Demands by Turkey that Western museums return antiquities it says were looted from the country have led to the repatriation of some objects but have also drawn condemnation from some of the best-known museums in the world, the New York Times reports.
Earlier this summer, Turkish officials filed a criminal complaint in Turkish court seeking an investigation into what they say was the illegal excavation of eighteen objects now in the Metropolitan Museum of Art's Norbert Schimmel Collection. And last year, Murat Suslu, Turkey's director-general of cultural heritage and museums, gave the Met an ultimatum: prove the provenance of the ancient figurines and golden bowls, or Turkey would stop lending its treasures to the museum. While Egypt and Greece have made similar demands, and Italy persuaded the Met to repatriate an oversized red-figured vessel known as the Euphronios krater in 2006, Turkey's tactics, which include delaying the licensing of archaeological excavations and publicly shaming museums, have sparked international debate.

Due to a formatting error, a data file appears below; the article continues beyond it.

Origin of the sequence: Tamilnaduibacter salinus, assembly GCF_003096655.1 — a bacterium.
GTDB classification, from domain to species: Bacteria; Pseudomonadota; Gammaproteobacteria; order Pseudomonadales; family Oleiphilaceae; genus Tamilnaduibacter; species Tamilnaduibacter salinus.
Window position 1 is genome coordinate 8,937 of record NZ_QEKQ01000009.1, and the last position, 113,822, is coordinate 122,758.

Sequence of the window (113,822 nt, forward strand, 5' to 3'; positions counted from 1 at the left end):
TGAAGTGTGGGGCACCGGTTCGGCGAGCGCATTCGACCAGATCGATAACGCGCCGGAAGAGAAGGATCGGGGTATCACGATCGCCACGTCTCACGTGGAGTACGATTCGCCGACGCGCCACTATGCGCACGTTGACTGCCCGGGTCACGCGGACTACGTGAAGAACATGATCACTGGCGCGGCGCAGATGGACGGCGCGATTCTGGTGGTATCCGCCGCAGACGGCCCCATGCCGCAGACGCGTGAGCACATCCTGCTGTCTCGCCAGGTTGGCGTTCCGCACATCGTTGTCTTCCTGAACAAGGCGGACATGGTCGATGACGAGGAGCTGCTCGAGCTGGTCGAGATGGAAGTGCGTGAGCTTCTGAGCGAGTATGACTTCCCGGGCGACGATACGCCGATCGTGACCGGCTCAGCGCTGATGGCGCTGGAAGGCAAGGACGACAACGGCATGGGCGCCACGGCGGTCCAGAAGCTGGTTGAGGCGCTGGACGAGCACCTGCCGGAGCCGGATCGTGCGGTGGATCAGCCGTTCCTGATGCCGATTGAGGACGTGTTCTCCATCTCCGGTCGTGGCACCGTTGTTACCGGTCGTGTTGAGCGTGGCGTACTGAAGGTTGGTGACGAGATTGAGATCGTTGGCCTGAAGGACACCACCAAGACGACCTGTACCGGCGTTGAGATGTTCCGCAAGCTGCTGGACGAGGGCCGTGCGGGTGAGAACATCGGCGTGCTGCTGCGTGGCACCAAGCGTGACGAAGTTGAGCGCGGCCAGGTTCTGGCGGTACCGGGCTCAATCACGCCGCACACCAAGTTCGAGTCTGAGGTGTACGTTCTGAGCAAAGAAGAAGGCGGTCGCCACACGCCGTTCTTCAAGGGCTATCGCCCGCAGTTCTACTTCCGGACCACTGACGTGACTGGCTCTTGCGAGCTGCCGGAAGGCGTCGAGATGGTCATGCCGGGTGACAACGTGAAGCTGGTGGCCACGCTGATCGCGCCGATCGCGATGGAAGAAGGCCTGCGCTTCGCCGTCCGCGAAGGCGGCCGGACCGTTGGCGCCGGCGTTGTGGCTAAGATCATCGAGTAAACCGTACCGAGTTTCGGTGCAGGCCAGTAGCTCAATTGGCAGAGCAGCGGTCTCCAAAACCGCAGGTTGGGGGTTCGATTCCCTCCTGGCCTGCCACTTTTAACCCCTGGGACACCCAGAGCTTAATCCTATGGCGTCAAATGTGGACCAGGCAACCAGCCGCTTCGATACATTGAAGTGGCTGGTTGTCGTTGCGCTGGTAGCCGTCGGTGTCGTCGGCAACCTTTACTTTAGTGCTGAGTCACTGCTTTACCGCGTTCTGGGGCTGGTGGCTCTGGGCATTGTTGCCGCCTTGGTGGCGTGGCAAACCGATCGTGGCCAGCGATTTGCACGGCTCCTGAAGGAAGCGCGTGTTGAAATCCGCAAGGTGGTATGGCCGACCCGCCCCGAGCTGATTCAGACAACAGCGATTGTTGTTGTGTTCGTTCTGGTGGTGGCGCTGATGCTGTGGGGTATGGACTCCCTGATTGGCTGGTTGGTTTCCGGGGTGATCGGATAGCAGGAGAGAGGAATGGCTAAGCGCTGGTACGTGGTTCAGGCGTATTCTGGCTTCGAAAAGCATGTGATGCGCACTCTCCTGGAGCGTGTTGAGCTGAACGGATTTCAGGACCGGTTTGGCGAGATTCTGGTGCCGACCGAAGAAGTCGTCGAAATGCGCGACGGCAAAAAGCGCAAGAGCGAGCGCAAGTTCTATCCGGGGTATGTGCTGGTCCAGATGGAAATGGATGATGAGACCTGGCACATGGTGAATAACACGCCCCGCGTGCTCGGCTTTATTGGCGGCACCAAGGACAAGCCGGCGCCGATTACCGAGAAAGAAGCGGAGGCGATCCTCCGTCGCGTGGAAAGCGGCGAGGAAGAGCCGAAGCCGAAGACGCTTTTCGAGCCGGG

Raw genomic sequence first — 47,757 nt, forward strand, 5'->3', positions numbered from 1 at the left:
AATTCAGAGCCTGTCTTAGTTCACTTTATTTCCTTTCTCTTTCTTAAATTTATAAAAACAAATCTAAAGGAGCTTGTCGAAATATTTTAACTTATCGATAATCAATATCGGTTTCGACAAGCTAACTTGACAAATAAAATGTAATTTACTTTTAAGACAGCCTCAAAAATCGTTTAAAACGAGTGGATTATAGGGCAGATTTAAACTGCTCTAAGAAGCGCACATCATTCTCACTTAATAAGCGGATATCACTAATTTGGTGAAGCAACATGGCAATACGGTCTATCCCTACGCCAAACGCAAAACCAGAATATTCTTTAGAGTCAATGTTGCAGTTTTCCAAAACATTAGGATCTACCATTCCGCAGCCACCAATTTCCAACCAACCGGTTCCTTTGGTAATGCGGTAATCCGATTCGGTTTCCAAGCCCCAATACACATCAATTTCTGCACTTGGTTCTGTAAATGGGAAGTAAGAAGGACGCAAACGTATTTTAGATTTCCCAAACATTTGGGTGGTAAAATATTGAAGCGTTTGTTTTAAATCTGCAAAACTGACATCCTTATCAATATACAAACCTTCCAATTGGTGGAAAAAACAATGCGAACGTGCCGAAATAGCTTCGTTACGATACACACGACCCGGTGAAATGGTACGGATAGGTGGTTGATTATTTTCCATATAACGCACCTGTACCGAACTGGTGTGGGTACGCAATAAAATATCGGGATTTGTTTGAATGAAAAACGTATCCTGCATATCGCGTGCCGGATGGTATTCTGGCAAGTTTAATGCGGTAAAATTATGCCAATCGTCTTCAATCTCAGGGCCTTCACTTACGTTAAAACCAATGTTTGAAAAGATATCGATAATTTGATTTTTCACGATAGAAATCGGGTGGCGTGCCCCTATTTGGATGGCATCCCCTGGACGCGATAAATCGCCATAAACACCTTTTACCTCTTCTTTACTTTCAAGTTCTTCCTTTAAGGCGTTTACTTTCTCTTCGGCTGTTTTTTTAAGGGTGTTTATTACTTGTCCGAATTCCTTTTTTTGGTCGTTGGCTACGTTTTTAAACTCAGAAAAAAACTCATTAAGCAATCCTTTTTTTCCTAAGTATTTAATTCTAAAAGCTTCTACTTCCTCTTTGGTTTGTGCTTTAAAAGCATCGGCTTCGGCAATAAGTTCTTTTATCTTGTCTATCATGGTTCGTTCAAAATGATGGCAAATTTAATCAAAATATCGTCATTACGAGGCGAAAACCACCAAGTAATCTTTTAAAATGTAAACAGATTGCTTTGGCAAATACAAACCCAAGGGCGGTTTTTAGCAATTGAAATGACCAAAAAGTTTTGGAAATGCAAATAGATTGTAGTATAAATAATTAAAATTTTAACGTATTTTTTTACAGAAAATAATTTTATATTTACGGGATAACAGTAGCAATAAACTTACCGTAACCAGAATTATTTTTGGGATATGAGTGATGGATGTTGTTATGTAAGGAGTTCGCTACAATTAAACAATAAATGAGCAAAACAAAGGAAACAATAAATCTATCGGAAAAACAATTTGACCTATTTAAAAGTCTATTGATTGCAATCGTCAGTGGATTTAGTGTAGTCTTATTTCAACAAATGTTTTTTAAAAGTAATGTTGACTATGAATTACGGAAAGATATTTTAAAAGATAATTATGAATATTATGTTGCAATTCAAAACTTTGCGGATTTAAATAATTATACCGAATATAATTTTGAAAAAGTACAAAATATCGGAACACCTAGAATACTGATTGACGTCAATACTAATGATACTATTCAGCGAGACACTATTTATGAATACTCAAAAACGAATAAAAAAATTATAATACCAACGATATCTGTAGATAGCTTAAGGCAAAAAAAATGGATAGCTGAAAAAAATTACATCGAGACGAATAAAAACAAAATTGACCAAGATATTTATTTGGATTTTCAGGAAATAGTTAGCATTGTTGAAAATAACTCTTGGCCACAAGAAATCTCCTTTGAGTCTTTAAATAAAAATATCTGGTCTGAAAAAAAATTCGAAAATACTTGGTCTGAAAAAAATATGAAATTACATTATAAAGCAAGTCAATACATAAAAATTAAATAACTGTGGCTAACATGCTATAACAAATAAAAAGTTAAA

Museum directors at the Met, the Getty in Los Angeles, the Louvre in Paris, and the Pergamon in Berlin told the Times that their institutions' mission to display global art treasures was under siege and that Turkey's campaign runs counter to accepted practices such as the widely embraced UNESCO convention, which allows museums to keep objects acquired outside their country of origin before 1970. Although Turkey ratified the convention in 1981, it is now citing a 1906 Ottoman-era law that bans the export of ancient artifacts to force the repatriation of many valuable objects. Last year, for example, the Pergamon returned a 3,000-year-old sphinx to Turkey, while the Museum of Fine Arts, Boston returned the top half of an 1,800-year-old statue. And just last month, the University of Pennsylvania's Museum of Archaeology and Anthropology announced that it had agreed to lend twenty-four artifacts from ancient Troy to Turkey "indefinitely."
Thomas P. Campbell, the Met's director, told the Times that the museum believes the objects sought by Turkey had been legally acquired in the European antiquities market in the 1960s before being donated to the museum in 1989, in compliance with the UNESCO accord. "If evidence emerges that the objects were illegally excavated or looted," Campbell said, "we will address that on a case-by-case basis."